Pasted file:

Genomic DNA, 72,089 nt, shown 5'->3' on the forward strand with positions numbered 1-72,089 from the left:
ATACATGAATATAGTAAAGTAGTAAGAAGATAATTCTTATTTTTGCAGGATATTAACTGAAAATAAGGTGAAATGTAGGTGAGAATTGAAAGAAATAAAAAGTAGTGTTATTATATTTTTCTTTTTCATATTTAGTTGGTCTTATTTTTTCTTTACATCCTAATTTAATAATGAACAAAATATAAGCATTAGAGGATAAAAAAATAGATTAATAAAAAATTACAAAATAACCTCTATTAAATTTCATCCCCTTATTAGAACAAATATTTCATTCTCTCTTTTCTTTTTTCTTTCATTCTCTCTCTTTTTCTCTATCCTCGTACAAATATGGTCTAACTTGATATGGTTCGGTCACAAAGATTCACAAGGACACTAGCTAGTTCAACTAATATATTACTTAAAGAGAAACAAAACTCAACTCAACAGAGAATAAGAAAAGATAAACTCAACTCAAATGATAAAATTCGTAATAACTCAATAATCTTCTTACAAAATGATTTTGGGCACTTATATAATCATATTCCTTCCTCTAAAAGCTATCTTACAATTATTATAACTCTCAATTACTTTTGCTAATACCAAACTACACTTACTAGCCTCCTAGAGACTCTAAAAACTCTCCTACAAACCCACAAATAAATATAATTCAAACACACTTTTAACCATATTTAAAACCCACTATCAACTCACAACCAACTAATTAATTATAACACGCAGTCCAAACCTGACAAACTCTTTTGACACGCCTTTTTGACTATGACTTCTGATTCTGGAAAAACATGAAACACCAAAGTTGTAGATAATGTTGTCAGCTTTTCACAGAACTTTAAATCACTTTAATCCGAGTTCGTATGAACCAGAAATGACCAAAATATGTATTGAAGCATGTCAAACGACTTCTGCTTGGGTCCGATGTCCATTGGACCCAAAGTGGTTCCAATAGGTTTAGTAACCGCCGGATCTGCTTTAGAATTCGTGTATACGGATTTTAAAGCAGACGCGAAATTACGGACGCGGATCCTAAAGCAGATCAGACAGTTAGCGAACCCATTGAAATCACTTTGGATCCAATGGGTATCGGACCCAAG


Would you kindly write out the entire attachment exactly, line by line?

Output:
Genomic DNA, 72,089 nt, shown 5'->3' on the forward strand with positions numbered 1-72,089 from the left:
ATACATGAATATAGTAAAGTAGTAAGAAGATAATTCTTATTTTTGCAGGATATTAACTGAAAATAAGGTGAAATGTAGGTGAGAATTGAAAGAAATAAAAAGTAGTGTTATTATATTTTTCTTTTTCATATTTAGTTGGTCTTATTTTTTCTTTACATCCTAATTTAATAATGAACAAAATATAAGCATTAGAGGATAAAAAAATAGATTAATAAAAAATTACAAAATAACCTCTATTAAATTTCATCCCCTTATTAGAACAAATATTTCATTCTCTCTTTTCTTTTTTCTTTCATTCTCTCTCTTTTTCTCTATCCTCGTACAAATATGGTCTAACTTGATATGGTTCGGTCACAAAGATTCACAAGGACACTAGCTAGTTCAACTAATATATTACTTAAAGAGAAACAAAACTCAACTCAACAGAGAATAAGAAAAGATAAACTCAACTCAAATGATAAAATTCGTAATAACTCAATAATCTTCTTACAAAATGATTTTGGGCACTTATATAATCATATTCCTTCCTCTAAAAGCTATCTTACAATTATTATAACTCTCAATTACTTTTGCTAATACCAAACTACACTTACTAGCCTCCTAGAGACTCTAAAAACTCTCCTACAAACCCACAAATAAATATAATTCAAACACACTTTTAACCATATTTAAAACCCACTATCAACTCACAACCAACTAATTAATTATAACACGCAGTCCAAACCTGACAAACTCTTTTGACACGCCTTTTTGACTATGACTTCTGATTCTGGAAAAACATGAAACACCAAAGTTGTAGATAATGTTGTCAGCTTTTCACAGAACTTTAAATCACTTTAATCCGAGTTCGTATGAACCAGAAATGACCAAAATATGTATTGAAGCATGTCAAACGACTTCTGCTTGGGTCCGATGTCCATTGGACCCAAAGTGGTTCCAATAGGTTTAGTAACCGCCGGATCTGCTTTAGAATTCGTGTATACGGATTTTAAAGCAGACGCGAAATTACGGACGCGGATCCTAAAGCAGATCAGACAGTTAGCGAACCCATTGAAATCACTTTGGATCCAATGGGTATCGGACCCAAG